his daughter. 11/13/12 Trial Tr., pp. 132, 154-55. Petitioner
also denied that charge. 11/14/12 Trial Tr., p. 94.
November 14, 2012, the jury found Krammes guilty, as charged,
of second-degree criminal sexual conduct and domestic
violence. Id., pp. 144-45. On December 4, 2012, the
trial court sentenced Krammes as a habitual offender, fourth
offense, to a term of twenty-five to forty years in prison
for the criminal sexual conduct and to a concurrent term of
three months in prison for the domestic violence, with 146
days of jail credit. 12/4/12 Sentence Tr., p.28.
raised his habeas claims in an appeal of right, but the
Michigan Court of Appeals affirmed his convictions and
sentence in an unpublished, per curiam opinion.
See Krammes, 2014 WL 2881155. On November 25, 2014,
the Michigan Supreme Court denied leave to appeal. See
People v. Krammes, 497 Mich. 905 (2014). On December 29,
2015, Krammes filed his habeas corpus petition.
OF STATE REMEDIES
first claim alleges that the trial court abused its
discretion by allowing the prosecution to present testimony
from Krammes' older daughter. The State maintains that
Krammes did not exhaust state remedies for this claim by
presenting the claim as a federal constitutional issue in
doctrine of exhaustion of state remedies requires habeas
petitioners to fairly present their claims to the state
courts before raising the claims in a federal habeas
petition. See 28 U.S.C. § 2254(b)(1);
Wagner v. Smith, 581 F.3d 410, 414-15 (6th Cir.
2009). "This does not mean that the applicant must
recite 'chapter and verse' of constitutional law,
" Wagner, 581 F.3d at 415, but "the habeas
petitioner must present his claim to the state courts as a
federal constitutional issue-not merely as an issue arising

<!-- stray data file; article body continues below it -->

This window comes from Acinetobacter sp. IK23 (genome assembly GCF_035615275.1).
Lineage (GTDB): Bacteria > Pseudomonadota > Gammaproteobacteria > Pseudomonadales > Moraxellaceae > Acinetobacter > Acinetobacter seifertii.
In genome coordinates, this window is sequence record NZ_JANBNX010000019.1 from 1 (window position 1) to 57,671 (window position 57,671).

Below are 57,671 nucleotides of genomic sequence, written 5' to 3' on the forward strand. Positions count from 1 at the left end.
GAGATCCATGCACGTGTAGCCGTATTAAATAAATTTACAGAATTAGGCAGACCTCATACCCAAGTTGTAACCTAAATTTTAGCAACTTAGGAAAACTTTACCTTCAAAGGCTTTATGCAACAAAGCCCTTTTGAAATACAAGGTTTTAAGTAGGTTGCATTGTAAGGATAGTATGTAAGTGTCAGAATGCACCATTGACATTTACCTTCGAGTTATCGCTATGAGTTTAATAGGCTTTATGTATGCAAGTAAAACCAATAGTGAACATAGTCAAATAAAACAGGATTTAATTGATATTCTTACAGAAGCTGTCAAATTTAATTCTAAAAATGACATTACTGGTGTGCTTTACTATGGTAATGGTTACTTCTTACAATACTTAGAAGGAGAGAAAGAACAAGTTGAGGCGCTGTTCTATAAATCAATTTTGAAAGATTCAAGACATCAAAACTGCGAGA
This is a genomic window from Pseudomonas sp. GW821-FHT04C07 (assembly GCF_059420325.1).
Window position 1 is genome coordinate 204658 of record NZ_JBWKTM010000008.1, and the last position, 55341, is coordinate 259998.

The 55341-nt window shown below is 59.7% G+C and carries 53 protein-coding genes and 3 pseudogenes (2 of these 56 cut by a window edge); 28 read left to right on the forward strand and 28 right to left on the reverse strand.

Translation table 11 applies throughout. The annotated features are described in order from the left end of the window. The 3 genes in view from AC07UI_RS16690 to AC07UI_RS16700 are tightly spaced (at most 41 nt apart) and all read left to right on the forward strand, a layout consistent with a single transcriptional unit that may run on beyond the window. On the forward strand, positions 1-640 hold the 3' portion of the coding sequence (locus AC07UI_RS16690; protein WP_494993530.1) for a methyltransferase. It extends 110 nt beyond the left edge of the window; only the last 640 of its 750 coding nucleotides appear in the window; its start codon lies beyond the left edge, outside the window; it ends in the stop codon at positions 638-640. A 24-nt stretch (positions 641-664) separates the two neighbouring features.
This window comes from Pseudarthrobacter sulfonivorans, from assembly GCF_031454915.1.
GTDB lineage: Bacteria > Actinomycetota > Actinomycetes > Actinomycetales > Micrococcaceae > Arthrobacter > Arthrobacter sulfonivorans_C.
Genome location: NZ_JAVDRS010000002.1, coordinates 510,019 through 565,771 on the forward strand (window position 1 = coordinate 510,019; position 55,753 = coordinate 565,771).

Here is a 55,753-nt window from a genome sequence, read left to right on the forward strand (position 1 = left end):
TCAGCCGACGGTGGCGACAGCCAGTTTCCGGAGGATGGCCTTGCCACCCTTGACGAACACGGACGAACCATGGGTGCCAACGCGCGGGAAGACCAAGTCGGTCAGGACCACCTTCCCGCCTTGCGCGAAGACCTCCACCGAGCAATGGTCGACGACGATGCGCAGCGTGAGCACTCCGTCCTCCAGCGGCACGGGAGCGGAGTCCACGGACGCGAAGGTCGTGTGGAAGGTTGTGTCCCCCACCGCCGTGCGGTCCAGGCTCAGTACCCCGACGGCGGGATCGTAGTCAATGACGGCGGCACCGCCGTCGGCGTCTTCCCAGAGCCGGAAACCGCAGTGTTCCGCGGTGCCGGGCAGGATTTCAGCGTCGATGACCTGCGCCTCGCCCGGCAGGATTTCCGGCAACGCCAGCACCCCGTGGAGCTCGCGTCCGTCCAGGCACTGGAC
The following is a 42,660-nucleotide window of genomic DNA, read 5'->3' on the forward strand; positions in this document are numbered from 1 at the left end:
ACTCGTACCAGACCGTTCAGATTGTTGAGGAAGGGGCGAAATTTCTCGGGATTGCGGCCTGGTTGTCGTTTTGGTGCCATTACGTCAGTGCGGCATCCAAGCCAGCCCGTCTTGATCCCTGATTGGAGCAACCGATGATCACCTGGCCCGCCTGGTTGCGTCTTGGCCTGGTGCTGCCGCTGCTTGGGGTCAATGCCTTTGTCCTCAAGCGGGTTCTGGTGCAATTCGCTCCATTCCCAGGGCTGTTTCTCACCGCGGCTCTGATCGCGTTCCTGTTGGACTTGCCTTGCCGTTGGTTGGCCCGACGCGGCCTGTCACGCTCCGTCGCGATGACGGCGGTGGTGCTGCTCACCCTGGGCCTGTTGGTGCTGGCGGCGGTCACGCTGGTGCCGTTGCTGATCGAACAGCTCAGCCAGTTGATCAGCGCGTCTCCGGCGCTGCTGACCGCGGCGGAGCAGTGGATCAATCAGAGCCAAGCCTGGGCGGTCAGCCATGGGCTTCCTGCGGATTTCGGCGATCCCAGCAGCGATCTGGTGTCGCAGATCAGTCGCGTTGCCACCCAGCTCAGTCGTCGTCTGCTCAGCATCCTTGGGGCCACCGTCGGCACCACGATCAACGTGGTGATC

under state law." Koontz v. Glossa, 731 F.2d
365, 368 (6th Cir. 1984).
Krammes did not raise his first claim as a federal
constitutional issue in state court, he also has not raised
the claim as a federal constitutional issue here. Therefore,
his claim is plainly meritless, because the Court may
entertain an application for the writ of habeas corpus only
if the petitioner "is in custody in violation of the
Constitution or laws or treaties of the United States."
28 U.S.C. § 2254(a). Furthermore, the exhaustion rule is
not a jurisdictional requirement. Castille v.
Peoples, 489 U.S. 346, 349 (1989). A federal district
court may deny a habeas petition on the merits despite the
petitioner's failure to exhaust state remedies for his
claim. 28 U.S.C. § 2254(b)(2). Accordingly, the Court
proceeds to address Krammes' claims rather than
dismissing the petition on the basis of Krammes' failure
to exhaust state remedies for all his claims.
to the Antiterrorism and Effective Death Penalty Act of 1996
(AEDPA), the following standard applies in federal habeas
An application for a writ of habeas corpus on behalf of a
person in custody pursuant to the judgment of a State court
shall not be granted with respect to any claim that was
adjudicated on the merits in State court ...